Haidt’s evidence for the importance of connections with others comes mostly from attachment theory, a characterisation of close human relationships which posits a few identifiable attachment ‘styles’ - collections of behaviours brought on by particular contexts such as novel situations, parting, and reunification. Attachment is thought to be established in caregiver-child bonding and form a model for significant relationships in later life. The philosophical treatment of love is notable for its brevity: the key point is that romantic love makes people behave in ways philosophers viewed as irrational and bestial, and was for that reason largely cautioned against and ignored.

Eventually, Haidt uses the importance of connectedness to others (both interpersonal relationships and embeddedness in society) to argue that a happy and an ethical life are inextricably entwined. This concept is captured by the notion of ‘virtue’ - of leading a life which is not only of benefit to others and morally praiseworthy, but also satisfying and enjoyable. To lend psychological backing to this notion, Haidt presents experimental philosophy evidence suggesting that people have broadly2 similar notions of virtue across cultures, and psychological evidence that happiness and pro-social behaviour are linked (happy people are more helpful to others, and helping others makes people more happy).

Haidt is most well known at the moment for research into the association between disgust and social and political dispositions, and the background for this research is presented in a chapter on divinity. Haidt argues that the sacred is a dimension in human social organisation, alongside hierarchy (social rank/prestige) and closeness (emotional connectedness). The argument is not wholly compelling, especially given the ubiquity of the other two dimensions in human societies, but it is interesting and does demonstrate quite clearly that distinctions between the sacred and profane can be hugely important to a culture. For me, the most interesting notion in the book was the suggestion that crying when witnessing exemplary generosity, justice, etc. (as at the end of every decent children’s movie ever) was due to seeing something rising in this dimension of sacredness.3 Again, not wholly persuasive, but interesting.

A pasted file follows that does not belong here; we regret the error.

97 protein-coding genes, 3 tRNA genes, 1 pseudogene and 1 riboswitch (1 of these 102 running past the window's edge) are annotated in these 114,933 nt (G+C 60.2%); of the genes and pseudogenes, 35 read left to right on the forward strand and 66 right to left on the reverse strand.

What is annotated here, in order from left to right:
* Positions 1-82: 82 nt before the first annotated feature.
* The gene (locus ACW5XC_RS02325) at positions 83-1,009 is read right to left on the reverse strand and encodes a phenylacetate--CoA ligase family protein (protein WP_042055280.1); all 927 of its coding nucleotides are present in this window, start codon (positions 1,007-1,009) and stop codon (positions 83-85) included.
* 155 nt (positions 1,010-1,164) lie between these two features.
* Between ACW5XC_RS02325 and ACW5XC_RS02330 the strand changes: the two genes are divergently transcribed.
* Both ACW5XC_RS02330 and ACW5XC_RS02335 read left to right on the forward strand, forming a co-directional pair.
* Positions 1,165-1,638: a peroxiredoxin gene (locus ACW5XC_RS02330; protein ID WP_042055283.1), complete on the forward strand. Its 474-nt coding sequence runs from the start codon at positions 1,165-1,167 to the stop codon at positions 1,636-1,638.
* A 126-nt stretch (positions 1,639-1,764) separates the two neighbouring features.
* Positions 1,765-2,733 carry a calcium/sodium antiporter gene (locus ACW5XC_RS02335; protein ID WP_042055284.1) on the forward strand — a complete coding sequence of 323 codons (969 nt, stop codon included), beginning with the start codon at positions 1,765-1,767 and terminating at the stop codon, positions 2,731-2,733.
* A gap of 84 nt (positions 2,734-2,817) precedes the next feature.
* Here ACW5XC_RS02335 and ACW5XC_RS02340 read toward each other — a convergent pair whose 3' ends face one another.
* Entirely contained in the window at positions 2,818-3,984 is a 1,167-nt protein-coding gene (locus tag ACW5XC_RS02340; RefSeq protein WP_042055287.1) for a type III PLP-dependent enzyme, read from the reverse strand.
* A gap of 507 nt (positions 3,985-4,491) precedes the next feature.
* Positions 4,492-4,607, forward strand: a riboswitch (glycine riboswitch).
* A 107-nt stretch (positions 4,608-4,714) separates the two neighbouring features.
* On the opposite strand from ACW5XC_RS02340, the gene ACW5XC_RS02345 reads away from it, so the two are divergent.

Ultimately, Haidt comes to rest on the psychology of meaning: people get a sense of meaning from feeling engaged with the world - feeling like they can affect it and be affected by it. This is true of activities (work and hobbies) and of relationships (family, friends, and society). Thankfully, positive engagement with those aspects of life is both beneficial for others and rewarding for oneself. It is, in a word, ‘virtuous’. Insofar as philosophies have managed to capture or be compatible with the notion of interactive, positive engagement with the world, Haidt is prepared to grant them the psychology seal of approval. There is legitimate room to debate what constitutes positive engagement given different groups’ goals and perspectives, meaning ‘virtue’ is not an unambiguous beacon, but it is at least a useful framework for understanding the relationship between behaviour and happiness.


  1. While affective neuroscience and psychology are valuable, this particular insight needed input from neither of them: we could (and indeed do) measure people’s happiness and the efficacy of interventions without neuroimaging, measuring neurotransmitter activity or hormone levels, or even robust psychological measurements of affect. 

  2. The persuasiveness of the thesis is somewhat dependent upon how much work ‘broadly’ is allowed to do here… 

  3. The disgust which accompanies degradation, unpleasantly but expertly portrayed in Requiem for a Dream, would be an example of a response to movements in the opposite dimension.